Ctrl-Alt-Del: Rebooting Democracy

By Tara Sulzen and Nolan Lienhart of Portland, Oregon. Tara is a board member and Nolan is the board chair of the Bus Project.

Oregonidol

After a year of frustrations and hard-fought victories, we in the public interest movement have learned this simple truth: to make any progress, we have to perpetually revitalize, remake and renew our efforts to meet our new challenges. Much as we'd like to, we just can't relax.

With that in mind, nearly 400 of Oregon’s most energized students, community organizers and advocates joined last weekend with elected officials, candidates and business leaders for the 2010 Rebooting Democracy conference. The conference, organized by volunteers and staff from the Bus Project, brought together a diverse group of people to talk about improving the future of our state through hands-on democracy. Thanks to the passion, commitment, and energy of conference organizers, volunteers and attendees, Rebooting Democracy was bigger and better than ever before.

We heard from five engaging (and at times, challenging) keynote speakers, including Heather Smith, Rev. Lennox Yearwood, Dave Frohnmayer, Larry Lessig, and our own Congressman Earl Blumenauer. In an example of the collaborative nature of the conference, Lessig reworked his Saturday night presentation (watch the video) in response to ideas delivered by Rev. Yearwood on Friday night.

But the greatest value came from the hundreds of attendees who will take the energy from the conference and use it to power hands-on democracy in the new decade. Attendees represented communities from all across Oregon: water activists from the Klamath River Basin and equal rights activists from Portland; business leaders from Eugene and community leaders from the Warm Springs Tribe; high school students who have yet to cast a ballot and political veterans who've appeared on countless ballots. This truly was a cross-generational, cross-community conference, and we believe that the future of the public interest in Oregon is immeasurably stronger because of it.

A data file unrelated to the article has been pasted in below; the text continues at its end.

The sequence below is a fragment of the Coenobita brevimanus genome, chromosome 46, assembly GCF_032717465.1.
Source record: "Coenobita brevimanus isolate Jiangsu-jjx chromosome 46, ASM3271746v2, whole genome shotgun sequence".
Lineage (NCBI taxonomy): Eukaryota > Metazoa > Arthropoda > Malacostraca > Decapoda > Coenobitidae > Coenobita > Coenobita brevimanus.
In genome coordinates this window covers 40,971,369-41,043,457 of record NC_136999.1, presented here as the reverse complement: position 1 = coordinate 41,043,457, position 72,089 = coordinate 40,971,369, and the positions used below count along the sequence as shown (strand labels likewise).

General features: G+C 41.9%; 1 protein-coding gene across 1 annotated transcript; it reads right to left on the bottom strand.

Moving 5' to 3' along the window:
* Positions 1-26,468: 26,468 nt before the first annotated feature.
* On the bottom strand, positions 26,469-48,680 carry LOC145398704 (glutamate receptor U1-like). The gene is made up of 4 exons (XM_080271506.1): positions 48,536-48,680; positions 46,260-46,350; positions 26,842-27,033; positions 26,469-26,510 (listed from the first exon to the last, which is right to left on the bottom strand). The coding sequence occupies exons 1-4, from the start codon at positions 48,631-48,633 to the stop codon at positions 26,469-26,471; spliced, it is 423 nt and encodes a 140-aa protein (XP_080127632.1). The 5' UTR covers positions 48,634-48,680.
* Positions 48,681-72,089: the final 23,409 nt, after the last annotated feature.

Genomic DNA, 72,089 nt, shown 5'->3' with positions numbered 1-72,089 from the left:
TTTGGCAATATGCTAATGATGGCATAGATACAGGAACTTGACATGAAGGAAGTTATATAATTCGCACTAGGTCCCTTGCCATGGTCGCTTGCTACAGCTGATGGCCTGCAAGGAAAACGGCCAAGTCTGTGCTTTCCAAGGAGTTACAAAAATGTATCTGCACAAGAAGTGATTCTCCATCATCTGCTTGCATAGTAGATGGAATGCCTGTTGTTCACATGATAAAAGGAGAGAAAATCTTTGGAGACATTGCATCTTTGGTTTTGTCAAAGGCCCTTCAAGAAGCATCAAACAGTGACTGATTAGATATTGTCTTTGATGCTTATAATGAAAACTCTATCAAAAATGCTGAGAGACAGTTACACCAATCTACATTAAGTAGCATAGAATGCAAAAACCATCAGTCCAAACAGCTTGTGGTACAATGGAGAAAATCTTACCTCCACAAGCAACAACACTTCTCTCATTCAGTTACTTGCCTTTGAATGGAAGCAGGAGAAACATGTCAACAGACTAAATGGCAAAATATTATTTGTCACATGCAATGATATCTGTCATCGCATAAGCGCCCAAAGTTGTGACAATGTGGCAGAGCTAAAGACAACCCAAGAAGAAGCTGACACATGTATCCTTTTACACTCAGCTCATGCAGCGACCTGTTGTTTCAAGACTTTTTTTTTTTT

It’s hard to say whether what happened was a conference, a summit, a meeting, or a party. The intimate Riverhouse Conference Center provided space and time for listening, learning, dialogue and building relationships between organizations and individuals.

We actively engaged in over 40 different workshops, panel discussions and presentations. Despite the full buffet of issues on the menu, conference attendees were united in the belief that through partnership, we are a stronger progressive coalition, capable of leading a new decade of innovation in our state.

In addition to the listening, thinking and strategizing, we focused tangible energy around the the full slate of Shovel-Ready Policies presented at the conference, ensuring that we will carry the energy generated at the event through the next two years. All in all, we pledged over 778 volunteer hours towards the full slate of policies, including the contest winners: Farm to School and Voter Registration Modernization.

We look forward to working with our fellow conference attendees on many of these Shovel-Ready Policies, on electing new progressives to local and state offices, and on recruiting an even broader, more diverse group of people towards these objectives.

Rebooting Democracy 2010 was a great event, and it is a harbinger of a great year for Oregon.

Comments

  • Christy Splitt (unverified)
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    Thanks, Nolan and Tara, for this post... I wish that everyone could have seen the energy of Rebooting Democracy. It was a great conference - I am happy that I was able to attend, I learned a great deal, and I am thrilled to work with the Bus and conference attendees on some stellar legislation. Oh, and I also had a lot of fun (Oregon Idol being perhaps the funniest panel I have seen...ever).